How to get bet­ter busi­ness re­sults from your web­site

GET THE CRIT­I­CAL FAC­TORS RIGHT FOR HIGHER SALES CON­VER­SION

DEMM Engineering & Manufacturing - - GOOD BUSINESS - DAVID FRANK spe­cialises in com­mu­ni­ca­tions for engi­neer­ing and tech­nol­ogy com­pa­nies – in­clud­ing ex­ter­nal ( mar­ket­ing) and in­ter­nal ( tech­ni­cal doc­u­men­ta­tion). This in­cludes web­sites, newslet­ters, brochures, ads, so­cial me­dia, man­u­als, qual­ity pro­cesses, he

In my pre­vi­ous ar­ti­cle How to get your ‘mar­ket­ing ma­chine’ per­form­ing – pre­sent­ing your hid­den trea­sure through your

mar­ket­ing chan­nels, I showed how to make your mar­ket­ing ma­te­rial ef­fec­tive for your engi­neer­ing or tech­ni­cal busi­ness. Now here are some specifics for web­sites…

AT­TRACT­ING THE RIGHT AT­TEN­TION

Your web­site im­ages and de­sign usu­ally make the first im­pres­sion for vis­i­tors. It’s not so much about quan­tity as qual­ity of graph­ics. The colour scheme should sup­port your logo and brand­ing, with­out too many colours or com­plex­ity, with an over­all unity and in­te­gra­tion rather than frag­men­ta­tion.

Con­trast of light and dark or dif­fer­ent colours should be used to bring at­ten­tion to im­por­tant things, not dis­tract from your main mes­sage.

If it all looks pro­fes­sional, the text then takes over to hold at­ten­tion – and has the fi­nal say on your web­site’s ef­fec­tive­ness. The big fac­tors are your head­line, sub-head­ings, bul­lets, and ac­tion but­tons.

CRE­AT­ING A USERFRIENDLY EX­PE­RI­ENCE

Your web­site needs to have good ‘us­abil­ity’ to make it easy to nav­i­gate through, and prefer­ably en­joy­able to keep vis­i­tors com­ing back for more. Here are the crit­i­cal fac­tors:

EF­FEC­TIVELY OR­GAN­ISED – TO GET AROUND EAS­ILY

• Your menu should be sim­ple and mean­ing­ful to your tar­get au­di­ence – in their own lan­guage – and con­sis­tent through­out the web­site so view­ers don’t get lost or con­fused.

• The lay­out needs to be sim­ple with a uni­fied/ in­te­grated flow and not too frag­mented, with plenty of white ‘ breath­ing’ space to ease the eyes.

• In­for­ma­tion should be easy to find, but don’t dump too much on them at once. Tests have shown that peo­ple only com­plain about ‘in­for­ma­tion over­load’ when it’s poorly or­gan­ised.

CLEAR FO­CUS – TO STAY ON TRACK

• Each page needs to have a wellde­fined fo­cus (ex­cept your home page) with not too many side is­sues or clut­ter.

• Avoid un­nec­es­sary links and but­tons that dis­tract your visi­tor’s at­ten­tion.

TEXT AND IM­AGES WORK­ING HAND-INHAND TO CON­VEY YOUR MES­SAGE

• Im­por­tant mes­sages should be high­lighted by sub-head­ings or bold type to make them ‘scannable’, not buried in large blocks of text for vis­i­tors to wade through.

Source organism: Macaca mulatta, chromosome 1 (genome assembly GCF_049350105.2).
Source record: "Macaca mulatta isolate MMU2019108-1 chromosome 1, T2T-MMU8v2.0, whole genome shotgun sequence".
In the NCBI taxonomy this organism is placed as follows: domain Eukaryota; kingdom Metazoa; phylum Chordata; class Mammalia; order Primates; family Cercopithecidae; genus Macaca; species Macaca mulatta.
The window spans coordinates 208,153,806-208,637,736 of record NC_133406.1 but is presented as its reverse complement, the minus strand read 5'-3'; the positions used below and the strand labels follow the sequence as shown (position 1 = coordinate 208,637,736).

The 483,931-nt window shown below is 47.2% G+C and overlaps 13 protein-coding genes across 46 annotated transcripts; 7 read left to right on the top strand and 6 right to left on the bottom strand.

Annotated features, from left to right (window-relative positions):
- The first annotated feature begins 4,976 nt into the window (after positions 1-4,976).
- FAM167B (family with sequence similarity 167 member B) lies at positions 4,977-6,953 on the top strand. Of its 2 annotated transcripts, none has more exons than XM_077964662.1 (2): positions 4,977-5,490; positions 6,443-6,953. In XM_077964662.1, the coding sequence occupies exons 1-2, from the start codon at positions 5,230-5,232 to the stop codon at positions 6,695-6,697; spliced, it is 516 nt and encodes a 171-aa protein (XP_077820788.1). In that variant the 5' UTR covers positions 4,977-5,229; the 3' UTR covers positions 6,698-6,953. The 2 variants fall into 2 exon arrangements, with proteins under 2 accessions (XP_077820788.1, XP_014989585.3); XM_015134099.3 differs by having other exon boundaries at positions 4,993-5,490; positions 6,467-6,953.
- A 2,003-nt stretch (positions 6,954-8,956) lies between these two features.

• Use bul­lets to make key points stand out vis­ually. Peo­ple tend to look most at the first two and last items, ac­cord­ing to re­search. If you have more than seven bul­let points, break them down into cat­e­gories like I have here to avoid the old ‘nee­dle in a haystack’ prob­lem.

• Use im­ages pur­pose­fully to con­vey emo­tion as well as tech­ni­cal mean­ing, to sup­port the text, not dis­tract from it.

MATCH YOUR VIS­I­TORS’ THINK­ING PROCESS – THE TRAIL TO FIND WHAT THEY’RE LOOK­ING FOR

• There should be a ‘trail’ for each type of visi­tor, fit­ting their thought se­quence to­wards their goal. Do a ‘user test’ for each visi­tor type – most ef­fec­tively done by some­one out­side your busi­ness.

• Have a ‘lead- on’ for each page to an­other page, if pos­si­ble, so your vis­i­tors don’t get stuck at a ‘ dead- end’.

• The sales con­ver­sion process usu­ally goes like… ac­knowl­edg­ing your vis­i­tors’ needs, an­swer­ing their ques­tions, and touch­ing their deeper mo­ti­va­tions to en­gage them; build­ing trust and cred­i­bil­ity while giv­ing use­ful in­for­ma­tion to hold their in­ter­est; pre­sent­ing your prod­uct or ser­vice to them as the an­swer; then fi­nally a call for ac­tion.

CLEAR AC­TION­ABLE RE­SPONSE – FOR THE OUT­COMES YOU’RE LOOK­ING FOR

• Show ob­vi­ous and clear ac­tions for your vis­i­tors to take – fill­ing-in a form, re­quest­ing more info, mak­ing an en­quiry, or pur­chas­ing a prod­uct.

• Don’t make your vis­i­tors think too much, e.g. don’t have too many op­tions to choose. Guide them sim­ply and eas­ily to their des­ti­na­tion.

• When sig­nif­i­cant risk is in­volved for them, ease their ‘anx­i­ety’ by giv­ing a guar­an­tee or tes­ti­mo­nial close to the ac­tion but­ton.

OP­TI­MISED FOR GOOGLE – TO DRAW THE RIGHT SEARCHERS

• Ba­sic search engine op­ti­mi­sa­tion hasn’t changed much over the years, though ad­vanced as­pects have. As long as you help Google to con­nect searchers with qual­ity con­tent, you’ll be re­warded. De­cep­tive tricks are pe­nalised th­ese days.

• Find the rel­e­vant search key­words that your tar­get au­di­ence uses (with the Google AdWords

key­word tool).

• Each page should fo­cus on 1-3 key­words.

• Em­bed key­words in the page ti­tle, head­lines, sub­head­ings, and body text, plus im­age <alt> tags, web page URL (ad­dress), and file names if pos­si­ble. But don’t over­sat­u­rate with key­words as it could work against you – so use a nat­u­ral va­ri­ety of syn­onyms (sim­i­lar words) as Google is get­ting more ‘hu­man’. The above points aren’t easy to im­ple­ment and can get a ‘bit tech­ni­cal’, but you can get a free web­site as­sess­ment at spec­tra-tech­ni­cal-me­dia.co.nz – 0800 385 1800 – david@spec­tra­me­dia.net.nz

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